August 26, 2017 — As men hit middle age and then go into retirement there is one persistent health risk that doesn’t get the attention it deserves. Isolation, new studies show, can cause all kinds of serious health and psychological problems. The harm caused by isolation is happening to men in ever greater numbers, and usually gets worse after they retire. Women suffer from isolation too, but not in nearly with the same frequency, and then usually just in the later stages of life. A story at the Boston Globe (see link at bottom) sparked this article and a whole lot of comments. We are happy to see that ur version on the topic is getting a lot useful discussion too.
If you are a man reading this article, here’s an exercise that might be painful as well as instructive. Write down the names of how many close friends you have. Once you’ve done that, write down how many times you have had a close interaction with any of those friends in the last month and the last 3 months, and what was the nature of that contact. Are they strictly your friends, or did you acquire them because they are the husband of one of your wife’s buddies? Let’s see how you do (and we are really looking forward to the Comments section to read about everyone’s observations!)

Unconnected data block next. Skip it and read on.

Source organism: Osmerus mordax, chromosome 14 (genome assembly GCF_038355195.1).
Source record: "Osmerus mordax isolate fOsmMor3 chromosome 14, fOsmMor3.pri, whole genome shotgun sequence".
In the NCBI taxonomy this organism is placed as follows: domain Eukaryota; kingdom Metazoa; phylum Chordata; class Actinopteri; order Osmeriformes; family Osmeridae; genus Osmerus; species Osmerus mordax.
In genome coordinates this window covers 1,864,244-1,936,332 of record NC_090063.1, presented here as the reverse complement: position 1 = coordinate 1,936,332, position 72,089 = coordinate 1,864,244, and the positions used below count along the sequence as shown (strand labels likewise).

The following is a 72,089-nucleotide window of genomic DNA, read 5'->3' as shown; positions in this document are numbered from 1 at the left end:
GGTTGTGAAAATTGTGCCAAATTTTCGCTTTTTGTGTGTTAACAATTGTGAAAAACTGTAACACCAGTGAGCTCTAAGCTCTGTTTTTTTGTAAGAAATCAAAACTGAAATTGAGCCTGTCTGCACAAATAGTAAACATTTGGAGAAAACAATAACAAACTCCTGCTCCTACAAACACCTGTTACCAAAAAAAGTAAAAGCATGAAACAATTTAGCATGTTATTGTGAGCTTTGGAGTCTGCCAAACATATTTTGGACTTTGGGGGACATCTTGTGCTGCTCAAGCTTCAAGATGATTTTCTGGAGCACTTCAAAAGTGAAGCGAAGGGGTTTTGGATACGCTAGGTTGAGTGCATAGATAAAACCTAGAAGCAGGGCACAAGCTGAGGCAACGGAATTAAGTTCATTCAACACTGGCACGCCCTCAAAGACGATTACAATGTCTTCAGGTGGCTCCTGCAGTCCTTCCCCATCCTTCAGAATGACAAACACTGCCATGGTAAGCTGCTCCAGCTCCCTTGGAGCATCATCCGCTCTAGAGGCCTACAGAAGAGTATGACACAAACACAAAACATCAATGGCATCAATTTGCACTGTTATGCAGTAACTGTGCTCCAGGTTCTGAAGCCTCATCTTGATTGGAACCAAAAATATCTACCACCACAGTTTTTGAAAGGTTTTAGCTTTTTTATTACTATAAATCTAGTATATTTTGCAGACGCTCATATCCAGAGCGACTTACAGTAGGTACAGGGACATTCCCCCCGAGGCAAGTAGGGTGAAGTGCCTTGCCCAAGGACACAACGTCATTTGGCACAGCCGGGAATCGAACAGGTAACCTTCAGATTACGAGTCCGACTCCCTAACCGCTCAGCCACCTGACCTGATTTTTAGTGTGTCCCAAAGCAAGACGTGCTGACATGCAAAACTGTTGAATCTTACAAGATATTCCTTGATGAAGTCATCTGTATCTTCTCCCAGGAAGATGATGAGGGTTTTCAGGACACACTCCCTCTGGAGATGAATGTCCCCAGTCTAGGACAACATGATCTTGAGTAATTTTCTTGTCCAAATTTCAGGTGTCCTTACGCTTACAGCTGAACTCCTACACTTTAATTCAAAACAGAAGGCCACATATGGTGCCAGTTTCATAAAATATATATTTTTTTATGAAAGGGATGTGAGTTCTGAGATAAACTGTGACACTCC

Speaking for himself, your (male) editor didn’t do too badly on this exercise, but mostly only because of my sports and bridge contacts. Frequent golf and tennis games put me in touch with people, as does a twice monthly bridge game. I have four other friends with whom I talk about biking or swimming outings. But so far in this rapidly fading summer we haven’t had one outing among them! I am confident we will get a couple of them in, however, as they are a rare opportunity for me to connect with these friends.
Take away sports contacts and volunteer activities, and my personal social calendar would be pretty thin. I have had very few lunches, movies, coffees, or a trip to a bar, a game, or a concert with a friend in a long time. Thank heavens my spouse maintains many close friendships. As is so often the case with men, all of our social engagements are set up by her, even though sometimes her friends are the wives of my sporting friends.
Advantages of having friends